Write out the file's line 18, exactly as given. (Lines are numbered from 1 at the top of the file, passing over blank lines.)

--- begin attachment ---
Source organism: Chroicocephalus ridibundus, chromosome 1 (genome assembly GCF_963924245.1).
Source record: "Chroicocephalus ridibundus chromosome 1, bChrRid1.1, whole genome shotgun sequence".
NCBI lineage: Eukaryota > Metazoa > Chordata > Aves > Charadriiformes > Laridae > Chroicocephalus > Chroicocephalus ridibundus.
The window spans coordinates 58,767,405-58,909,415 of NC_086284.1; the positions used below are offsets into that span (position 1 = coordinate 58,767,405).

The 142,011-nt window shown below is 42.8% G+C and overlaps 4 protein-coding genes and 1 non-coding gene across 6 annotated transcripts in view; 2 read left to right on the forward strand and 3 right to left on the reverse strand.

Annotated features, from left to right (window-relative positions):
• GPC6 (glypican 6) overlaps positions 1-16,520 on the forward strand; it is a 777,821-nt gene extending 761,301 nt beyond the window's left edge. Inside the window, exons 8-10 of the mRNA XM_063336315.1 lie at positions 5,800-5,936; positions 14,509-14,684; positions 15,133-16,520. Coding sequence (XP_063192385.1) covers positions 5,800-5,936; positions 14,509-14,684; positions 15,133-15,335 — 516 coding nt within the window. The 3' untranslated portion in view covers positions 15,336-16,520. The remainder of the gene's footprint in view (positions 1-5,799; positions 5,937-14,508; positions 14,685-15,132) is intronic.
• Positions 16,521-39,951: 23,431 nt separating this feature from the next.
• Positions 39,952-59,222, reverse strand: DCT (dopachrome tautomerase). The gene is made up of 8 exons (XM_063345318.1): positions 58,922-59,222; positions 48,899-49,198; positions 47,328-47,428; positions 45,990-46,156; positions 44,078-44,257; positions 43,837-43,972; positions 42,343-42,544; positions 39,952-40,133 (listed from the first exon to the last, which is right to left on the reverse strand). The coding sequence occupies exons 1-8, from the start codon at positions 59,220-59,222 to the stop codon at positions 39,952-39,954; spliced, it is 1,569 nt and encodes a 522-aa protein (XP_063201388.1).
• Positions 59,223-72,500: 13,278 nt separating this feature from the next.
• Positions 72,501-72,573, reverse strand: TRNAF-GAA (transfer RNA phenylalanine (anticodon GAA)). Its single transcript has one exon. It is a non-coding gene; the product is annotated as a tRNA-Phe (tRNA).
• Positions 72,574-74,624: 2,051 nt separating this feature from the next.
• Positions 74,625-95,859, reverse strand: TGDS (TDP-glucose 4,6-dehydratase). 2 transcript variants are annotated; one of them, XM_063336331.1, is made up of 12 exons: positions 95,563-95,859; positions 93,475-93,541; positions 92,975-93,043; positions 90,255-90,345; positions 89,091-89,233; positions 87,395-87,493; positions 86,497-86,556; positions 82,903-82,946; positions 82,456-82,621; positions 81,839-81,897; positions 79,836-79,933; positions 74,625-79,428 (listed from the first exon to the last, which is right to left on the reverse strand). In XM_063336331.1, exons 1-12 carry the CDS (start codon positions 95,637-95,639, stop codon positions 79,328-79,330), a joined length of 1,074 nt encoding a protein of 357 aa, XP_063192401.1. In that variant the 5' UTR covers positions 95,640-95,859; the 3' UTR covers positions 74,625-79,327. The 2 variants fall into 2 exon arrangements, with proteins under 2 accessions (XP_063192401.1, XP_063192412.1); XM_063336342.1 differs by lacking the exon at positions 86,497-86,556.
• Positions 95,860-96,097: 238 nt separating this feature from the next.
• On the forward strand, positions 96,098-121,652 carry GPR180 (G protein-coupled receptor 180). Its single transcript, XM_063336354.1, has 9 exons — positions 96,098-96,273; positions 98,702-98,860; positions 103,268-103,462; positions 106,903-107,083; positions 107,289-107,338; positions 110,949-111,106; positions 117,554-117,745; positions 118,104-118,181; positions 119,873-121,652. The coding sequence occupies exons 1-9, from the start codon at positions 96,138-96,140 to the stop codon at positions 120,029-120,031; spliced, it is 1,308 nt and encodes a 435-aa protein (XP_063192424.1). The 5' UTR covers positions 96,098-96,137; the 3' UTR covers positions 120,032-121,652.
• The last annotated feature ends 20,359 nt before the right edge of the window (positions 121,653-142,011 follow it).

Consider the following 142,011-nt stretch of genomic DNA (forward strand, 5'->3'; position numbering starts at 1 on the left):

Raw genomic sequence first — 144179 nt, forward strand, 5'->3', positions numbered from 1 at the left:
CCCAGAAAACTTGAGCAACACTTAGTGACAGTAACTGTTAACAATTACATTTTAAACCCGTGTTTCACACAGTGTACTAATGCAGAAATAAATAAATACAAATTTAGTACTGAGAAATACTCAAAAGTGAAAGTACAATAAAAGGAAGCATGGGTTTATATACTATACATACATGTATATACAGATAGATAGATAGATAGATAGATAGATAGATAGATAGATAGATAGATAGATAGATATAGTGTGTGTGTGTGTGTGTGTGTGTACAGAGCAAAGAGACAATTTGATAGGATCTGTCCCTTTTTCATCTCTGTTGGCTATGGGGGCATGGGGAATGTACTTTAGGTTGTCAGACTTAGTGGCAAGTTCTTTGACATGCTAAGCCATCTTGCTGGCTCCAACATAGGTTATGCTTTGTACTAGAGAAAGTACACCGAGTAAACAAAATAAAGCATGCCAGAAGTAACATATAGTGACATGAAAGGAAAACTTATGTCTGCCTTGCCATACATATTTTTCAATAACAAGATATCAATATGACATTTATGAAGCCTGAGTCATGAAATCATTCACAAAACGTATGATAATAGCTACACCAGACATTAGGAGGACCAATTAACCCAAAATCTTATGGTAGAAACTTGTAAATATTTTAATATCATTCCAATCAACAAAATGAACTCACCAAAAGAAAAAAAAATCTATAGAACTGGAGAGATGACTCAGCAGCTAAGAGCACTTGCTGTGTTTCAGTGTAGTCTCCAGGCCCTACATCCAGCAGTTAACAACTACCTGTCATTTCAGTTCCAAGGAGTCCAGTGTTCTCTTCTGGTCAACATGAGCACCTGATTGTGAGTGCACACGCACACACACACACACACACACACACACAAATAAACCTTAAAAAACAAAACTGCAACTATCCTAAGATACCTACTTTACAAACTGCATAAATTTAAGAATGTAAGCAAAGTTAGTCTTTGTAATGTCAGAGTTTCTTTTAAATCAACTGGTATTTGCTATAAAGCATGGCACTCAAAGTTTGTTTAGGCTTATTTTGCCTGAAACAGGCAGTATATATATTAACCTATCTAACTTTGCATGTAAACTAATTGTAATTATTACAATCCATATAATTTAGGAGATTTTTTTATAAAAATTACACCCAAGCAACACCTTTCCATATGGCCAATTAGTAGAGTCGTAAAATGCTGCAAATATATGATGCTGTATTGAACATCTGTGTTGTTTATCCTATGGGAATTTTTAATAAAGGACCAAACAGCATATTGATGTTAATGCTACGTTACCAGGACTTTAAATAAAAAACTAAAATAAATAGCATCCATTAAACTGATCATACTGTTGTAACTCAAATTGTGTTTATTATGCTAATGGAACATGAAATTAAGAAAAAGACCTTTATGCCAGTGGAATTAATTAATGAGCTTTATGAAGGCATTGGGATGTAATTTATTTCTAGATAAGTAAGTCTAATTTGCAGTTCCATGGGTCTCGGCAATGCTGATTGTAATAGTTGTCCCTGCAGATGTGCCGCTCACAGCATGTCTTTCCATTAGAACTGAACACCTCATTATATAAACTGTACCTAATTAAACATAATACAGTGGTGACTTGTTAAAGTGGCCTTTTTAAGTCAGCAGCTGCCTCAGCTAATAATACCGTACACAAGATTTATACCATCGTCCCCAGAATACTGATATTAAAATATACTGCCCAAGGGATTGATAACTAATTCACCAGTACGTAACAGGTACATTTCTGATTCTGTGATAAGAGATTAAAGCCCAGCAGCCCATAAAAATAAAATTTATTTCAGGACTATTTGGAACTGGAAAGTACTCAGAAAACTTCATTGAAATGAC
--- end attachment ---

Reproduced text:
Raw genomic sequence first — 144179 nt, forward strand, 5'->3', positions numbered from 1 at the left: